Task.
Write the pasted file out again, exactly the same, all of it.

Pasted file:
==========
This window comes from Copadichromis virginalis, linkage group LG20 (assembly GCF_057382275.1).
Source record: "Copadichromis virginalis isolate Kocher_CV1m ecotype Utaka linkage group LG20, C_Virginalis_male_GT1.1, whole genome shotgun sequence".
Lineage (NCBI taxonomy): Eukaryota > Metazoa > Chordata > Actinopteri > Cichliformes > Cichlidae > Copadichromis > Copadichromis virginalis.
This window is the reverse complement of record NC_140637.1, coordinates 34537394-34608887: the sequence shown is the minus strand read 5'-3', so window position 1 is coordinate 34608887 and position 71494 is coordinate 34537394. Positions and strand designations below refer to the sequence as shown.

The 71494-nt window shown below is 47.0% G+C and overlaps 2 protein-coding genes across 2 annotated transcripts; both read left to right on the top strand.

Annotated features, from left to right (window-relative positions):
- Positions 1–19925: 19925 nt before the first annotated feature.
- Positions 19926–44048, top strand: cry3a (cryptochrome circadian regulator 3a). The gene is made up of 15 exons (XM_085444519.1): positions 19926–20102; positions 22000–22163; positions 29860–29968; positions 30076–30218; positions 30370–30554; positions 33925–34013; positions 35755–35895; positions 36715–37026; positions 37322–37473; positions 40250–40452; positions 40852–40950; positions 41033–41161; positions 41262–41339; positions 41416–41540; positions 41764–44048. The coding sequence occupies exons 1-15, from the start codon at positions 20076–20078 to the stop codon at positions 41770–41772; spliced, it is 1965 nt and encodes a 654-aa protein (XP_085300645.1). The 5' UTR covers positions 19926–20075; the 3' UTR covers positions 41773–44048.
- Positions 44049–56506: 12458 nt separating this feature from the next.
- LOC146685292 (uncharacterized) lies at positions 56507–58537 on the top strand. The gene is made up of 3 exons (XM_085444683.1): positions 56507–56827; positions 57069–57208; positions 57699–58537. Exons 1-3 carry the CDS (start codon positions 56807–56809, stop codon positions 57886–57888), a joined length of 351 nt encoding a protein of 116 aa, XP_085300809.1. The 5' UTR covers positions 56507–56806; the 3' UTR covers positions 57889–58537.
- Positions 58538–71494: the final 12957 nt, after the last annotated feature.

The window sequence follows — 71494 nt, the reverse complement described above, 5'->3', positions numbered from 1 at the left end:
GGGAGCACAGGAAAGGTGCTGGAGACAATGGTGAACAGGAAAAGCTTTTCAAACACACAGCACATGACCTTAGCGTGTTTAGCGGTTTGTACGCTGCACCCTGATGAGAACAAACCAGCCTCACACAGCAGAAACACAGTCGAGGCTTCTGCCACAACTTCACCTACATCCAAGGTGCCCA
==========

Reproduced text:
This window comes from Copadichromis virginalis, linkage group LG20 (assembly GCF_057382275.1).
Source record: "Copadichromis virginalis isolate Kocher_CV1m ecotype Utaka linkage group LG20, C_Virginalis_male_GT1.1, whole genome shotgun sequence".
Lineage (NCBI taxonomy): Eukaryota > Metazoa > Chordata > Actinopteri > Cichliformes > Cichlidae > Copadichromis > Copadichromis virginalis.
This window is the reverse complement of record NC_140637.1, coordinates 34537394-34608887: the sequence shown is the minus strand read 5'-3', so window position 1 is coordinate 34608887 and position 71494 is coordinate 34537394. Positions and strand designations below refer to the sequence as shown.

The 71494-nt window shown below is 47.0% G+C and overlaps 2 protein-coding genes across 2 annotated transcripts; both read left to right on the top strand.

Annotated features, from left to right (window-relative positions):
- Positions 1–19925: 19925 nt before the first annotated feature.
- Positions 19926–44048, top strand: cry3a (cryptochrome circadian regulator 3a). The gene is made up of 15 exons (XM_085444519.1): positions 19926–20102; positions 22000–22163; positions 29860–29968; positions 30076–30218; positions 30370–30554; positions 33925–34013; positions 35755–35895; positions 36715–37026; positions 37322–37473; positions 40250–40452; positions 40852–40950; positions 41033–41161; positions 41262–41339; positions 41416–41540; positions 41764–44048. The coding sequence occupies exons 1-15, from the start codon at positions 20076–20078 to the stop codon at positions 41770–41772; spliced, it is 1965 nt and encodes a 654-aa protein (XP_085300645.1). The 5' UTR covers positions 19926–20075; the 3' UTR covers positions 41773–44048.
- Positions 44049–56506: 12458 nt separating this feature from the next.
- LOC146685292 (uncharacterized) lies at positions 56507–58537 on the top strand. The gene is made up of 3 exons (XM_085444683.1): positions 56507–56827; positions 57069–57208; positions 57699–58537. Exons 1-3 carry the CDS (start codon positions 56807–56809, stop codon positions 57886–57888), a joined length of 351 nt encoding a protein of 116 aa, XP_085300809.1. The 5' UTR covers positions 56507–56806; the 3' UTR covers positions 57889–58537.
- Positions 58538–71494: the final 12957 nt, after the last annotated feature.

The window sequence follows — 71494 nt, the reverse complement described above, 5'->3', positions numbered from 1 at the left end:
GGGAGCACAGGAAAGGTGCTGGAGACAATGGTGAACAGGAAAAGCTTTTCAAACACACAGCACATGACCTTAGCGTGTTTAGCGGTTTGTACGCTGCACCCTGATGAGAACAAACCAGCCTCACACAGCAGAAACACAGTCGAGGCTTCTGCCACAACTTCACCTACATCCAAGGTGCCCA